The exact chemicals in fragrances can often be unclear. The definition of “trade secrets” may be used to justify the lack of disclosure.   If the ingredients includes the word “fragrance,” “perfume,” or “parfum,” then it’s synthetic and not natural, even though its packaging may say it is.


Lead, arsenic, mercury, aluminum, zinc, chromium and iron are all heavy metals, which can be found in a wide variety of personal care products.

If you wish to avoid them, look for the following on your labels: Lead acetate, chromium, thimerosal, hydrogenated cotton seed oil, sodium hexametaphosphate.

FORMALDEHYDE free CBD skincare


Preservatives in cosmetics and skincare may be substances that release formaldehyde (yes, really). Importantly, this chemical poses a risk of ALS or other nervous system consequences. It is also a respiratory irritant, can cause cancer, and can harm to your immune system. Additionally, it can lead to migraines, allergies, asthma and is toxic to brain tissue – YUK!

Product Labels containing Formaldehyde-releasing preservatives and chemicals will list quaternium-15, DMDM hydantoin, imidazolidinyl urea, diazolidinyl urea, sodium hydroxymethylglycinate, 2-bromo-2-nitropropane-1,3 diol (Bronopol).


High quality essential oils


High quality essential oils are many of the key ingredients in CBD skincare products. Plants grown without pesticides by experienced farmers are the source of these oils.  The best farms understand seed and soil quality and clean distillation and storage.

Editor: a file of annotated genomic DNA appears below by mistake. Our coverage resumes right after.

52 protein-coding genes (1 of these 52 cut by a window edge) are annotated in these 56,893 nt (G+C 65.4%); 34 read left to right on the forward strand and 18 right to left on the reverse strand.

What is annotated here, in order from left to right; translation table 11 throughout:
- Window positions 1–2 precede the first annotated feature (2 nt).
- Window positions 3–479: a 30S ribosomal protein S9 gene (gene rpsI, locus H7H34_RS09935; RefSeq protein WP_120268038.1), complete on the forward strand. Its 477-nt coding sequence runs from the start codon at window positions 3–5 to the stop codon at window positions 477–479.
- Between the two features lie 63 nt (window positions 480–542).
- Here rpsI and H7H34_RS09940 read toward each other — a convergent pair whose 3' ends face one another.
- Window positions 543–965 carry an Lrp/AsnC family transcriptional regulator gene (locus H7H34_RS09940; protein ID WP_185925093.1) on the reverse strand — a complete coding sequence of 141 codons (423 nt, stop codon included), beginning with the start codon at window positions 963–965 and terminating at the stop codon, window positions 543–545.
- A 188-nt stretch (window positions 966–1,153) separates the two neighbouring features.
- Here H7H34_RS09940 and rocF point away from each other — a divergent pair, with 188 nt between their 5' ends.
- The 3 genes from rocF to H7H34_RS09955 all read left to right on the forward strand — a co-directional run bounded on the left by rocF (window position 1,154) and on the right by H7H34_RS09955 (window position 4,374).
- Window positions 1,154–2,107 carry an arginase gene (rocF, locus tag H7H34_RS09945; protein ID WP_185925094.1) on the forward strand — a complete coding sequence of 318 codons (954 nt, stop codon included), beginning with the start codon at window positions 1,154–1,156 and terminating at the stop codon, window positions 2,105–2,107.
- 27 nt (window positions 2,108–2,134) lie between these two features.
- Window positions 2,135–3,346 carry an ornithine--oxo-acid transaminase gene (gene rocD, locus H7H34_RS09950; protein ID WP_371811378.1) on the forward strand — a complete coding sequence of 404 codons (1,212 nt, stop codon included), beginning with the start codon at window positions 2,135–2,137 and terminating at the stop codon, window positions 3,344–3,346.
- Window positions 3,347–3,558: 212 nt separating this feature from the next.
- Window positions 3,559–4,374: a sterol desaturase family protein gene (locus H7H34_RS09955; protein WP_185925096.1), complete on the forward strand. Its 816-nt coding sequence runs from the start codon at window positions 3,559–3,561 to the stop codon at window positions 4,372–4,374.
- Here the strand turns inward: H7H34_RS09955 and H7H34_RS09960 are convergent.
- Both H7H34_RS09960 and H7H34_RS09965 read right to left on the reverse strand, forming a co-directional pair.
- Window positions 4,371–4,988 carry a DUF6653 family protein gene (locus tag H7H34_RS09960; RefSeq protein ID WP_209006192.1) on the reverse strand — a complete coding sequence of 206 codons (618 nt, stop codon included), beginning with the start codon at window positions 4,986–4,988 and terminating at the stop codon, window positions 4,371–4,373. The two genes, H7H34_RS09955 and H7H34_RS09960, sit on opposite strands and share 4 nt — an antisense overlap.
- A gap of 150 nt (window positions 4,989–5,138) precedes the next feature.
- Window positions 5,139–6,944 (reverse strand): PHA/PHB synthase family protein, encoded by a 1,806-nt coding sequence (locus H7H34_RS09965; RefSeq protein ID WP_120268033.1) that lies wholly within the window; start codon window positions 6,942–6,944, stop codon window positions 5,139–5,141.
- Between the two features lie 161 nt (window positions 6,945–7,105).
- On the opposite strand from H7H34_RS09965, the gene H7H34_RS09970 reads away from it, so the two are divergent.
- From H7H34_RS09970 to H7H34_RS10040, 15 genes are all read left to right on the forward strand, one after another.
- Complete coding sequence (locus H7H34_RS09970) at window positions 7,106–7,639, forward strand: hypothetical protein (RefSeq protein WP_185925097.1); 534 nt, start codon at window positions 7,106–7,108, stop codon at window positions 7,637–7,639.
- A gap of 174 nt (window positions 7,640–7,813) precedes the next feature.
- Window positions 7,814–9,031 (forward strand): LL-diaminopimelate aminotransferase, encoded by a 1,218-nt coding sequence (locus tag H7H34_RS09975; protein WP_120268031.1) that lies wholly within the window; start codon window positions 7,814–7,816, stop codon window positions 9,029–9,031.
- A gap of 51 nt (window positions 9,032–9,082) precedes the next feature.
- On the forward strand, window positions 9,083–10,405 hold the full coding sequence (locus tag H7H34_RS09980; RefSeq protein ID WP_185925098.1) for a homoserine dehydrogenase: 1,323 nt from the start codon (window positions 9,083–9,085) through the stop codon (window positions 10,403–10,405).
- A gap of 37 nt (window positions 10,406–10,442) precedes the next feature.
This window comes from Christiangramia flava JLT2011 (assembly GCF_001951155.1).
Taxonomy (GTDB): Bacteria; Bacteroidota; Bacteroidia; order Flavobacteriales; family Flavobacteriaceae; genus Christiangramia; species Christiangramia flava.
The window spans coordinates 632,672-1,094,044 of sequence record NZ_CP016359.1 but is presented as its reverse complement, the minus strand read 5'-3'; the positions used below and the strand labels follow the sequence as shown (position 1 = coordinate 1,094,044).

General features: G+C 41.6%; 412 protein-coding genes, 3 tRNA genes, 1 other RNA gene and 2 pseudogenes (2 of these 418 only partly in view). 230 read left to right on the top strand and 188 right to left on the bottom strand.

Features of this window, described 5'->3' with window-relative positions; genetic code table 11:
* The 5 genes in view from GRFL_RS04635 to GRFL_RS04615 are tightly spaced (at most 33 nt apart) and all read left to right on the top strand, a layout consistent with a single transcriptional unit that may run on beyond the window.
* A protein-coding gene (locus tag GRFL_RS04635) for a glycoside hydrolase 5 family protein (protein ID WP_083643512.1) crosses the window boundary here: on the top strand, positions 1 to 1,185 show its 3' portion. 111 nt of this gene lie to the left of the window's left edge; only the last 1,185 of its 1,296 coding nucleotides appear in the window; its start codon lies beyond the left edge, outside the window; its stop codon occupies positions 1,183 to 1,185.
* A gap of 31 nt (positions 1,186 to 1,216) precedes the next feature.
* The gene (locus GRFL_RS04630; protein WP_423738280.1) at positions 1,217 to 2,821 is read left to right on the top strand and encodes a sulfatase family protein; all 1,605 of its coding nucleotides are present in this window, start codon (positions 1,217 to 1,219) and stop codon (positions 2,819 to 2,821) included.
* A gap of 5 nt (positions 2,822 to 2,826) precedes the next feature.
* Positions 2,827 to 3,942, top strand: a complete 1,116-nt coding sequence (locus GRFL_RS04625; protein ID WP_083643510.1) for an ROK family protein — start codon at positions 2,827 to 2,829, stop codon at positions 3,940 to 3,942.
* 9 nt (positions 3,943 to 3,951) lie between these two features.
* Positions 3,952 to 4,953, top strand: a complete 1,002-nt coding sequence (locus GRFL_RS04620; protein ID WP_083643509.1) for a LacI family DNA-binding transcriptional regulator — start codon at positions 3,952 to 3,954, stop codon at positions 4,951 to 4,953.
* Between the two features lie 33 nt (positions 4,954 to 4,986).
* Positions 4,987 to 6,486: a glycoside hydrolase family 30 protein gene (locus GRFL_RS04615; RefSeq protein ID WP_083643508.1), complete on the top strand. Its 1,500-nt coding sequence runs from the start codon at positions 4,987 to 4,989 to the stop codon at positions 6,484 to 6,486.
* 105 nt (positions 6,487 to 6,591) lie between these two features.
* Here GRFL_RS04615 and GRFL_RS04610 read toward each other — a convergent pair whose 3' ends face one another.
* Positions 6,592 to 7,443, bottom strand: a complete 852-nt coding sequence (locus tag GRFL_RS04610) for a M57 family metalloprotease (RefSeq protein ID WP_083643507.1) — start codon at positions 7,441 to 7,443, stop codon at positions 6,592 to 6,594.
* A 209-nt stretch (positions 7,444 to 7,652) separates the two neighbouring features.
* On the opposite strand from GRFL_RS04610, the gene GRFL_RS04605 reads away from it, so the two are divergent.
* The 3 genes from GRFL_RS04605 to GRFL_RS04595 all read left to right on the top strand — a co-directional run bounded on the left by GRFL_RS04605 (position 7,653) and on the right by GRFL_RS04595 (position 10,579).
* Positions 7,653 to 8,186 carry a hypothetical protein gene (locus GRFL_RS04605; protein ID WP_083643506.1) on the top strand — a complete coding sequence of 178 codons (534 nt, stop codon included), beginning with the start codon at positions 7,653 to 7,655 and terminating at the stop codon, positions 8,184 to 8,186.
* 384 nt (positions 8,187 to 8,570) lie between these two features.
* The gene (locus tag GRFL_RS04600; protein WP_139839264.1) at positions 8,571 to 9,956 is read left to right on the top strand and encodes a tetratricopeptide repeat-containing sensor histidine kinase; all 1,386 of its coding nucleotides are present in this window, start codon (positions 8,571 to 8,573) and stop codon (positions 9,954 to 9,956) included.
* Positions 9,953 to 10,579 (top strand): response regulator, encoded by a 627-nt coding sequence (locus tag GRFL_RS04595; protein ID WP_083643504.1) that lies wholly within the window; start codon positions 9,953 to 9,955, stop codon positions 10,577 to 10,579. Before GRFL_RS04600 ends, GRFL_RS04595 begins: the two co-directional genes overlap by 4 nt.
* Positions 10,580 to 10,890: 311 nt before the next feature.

Extraction of the oils is a lengthy steam distillation process. This results in the most therapeutic benefits in each oil. Lavender, wild orange, rosemary, peppermint, myrrh, sandalwood, black spruce, grapefruit, chamomile and lemongrass are all present in their products.


Natural preservatives only work properly when used correctly and in proper dilution. These include Essential Oils, Natural Tocopherol (Vitamin E), and Rosemary.

Natural preservatives


Recent studies indicate that 70% of people believe they have sensitive skin. About 50% of these people have bothersome symptoms from sensitive skin. Synthetic fragrances, parfum, and any petroleum-based ingredients can produce these negative effects.  Mass produced skincare products often contain these types of chemicals.


Gas Chromatography (GS) and Mass Spectrometry (MS) systems are the best method for quality testing products. Importantly, testing at Tribeauty includes challenge testing. This type of test shows how products withstand microbial attack, which is inevitable during consumer use. They also use freeze  / thaw tests and microbiology tests to ensure their quality.


Skincare and Beauty products can impact our health and well-being just like eating food. The best food and skincare products are natural and plant-based. They contain nutrients and phytochemicals that nourish the body and protect our immune systems. Beauty and skincare products infused with CBD can help you look amazing and feel your best while enhancing your overall health.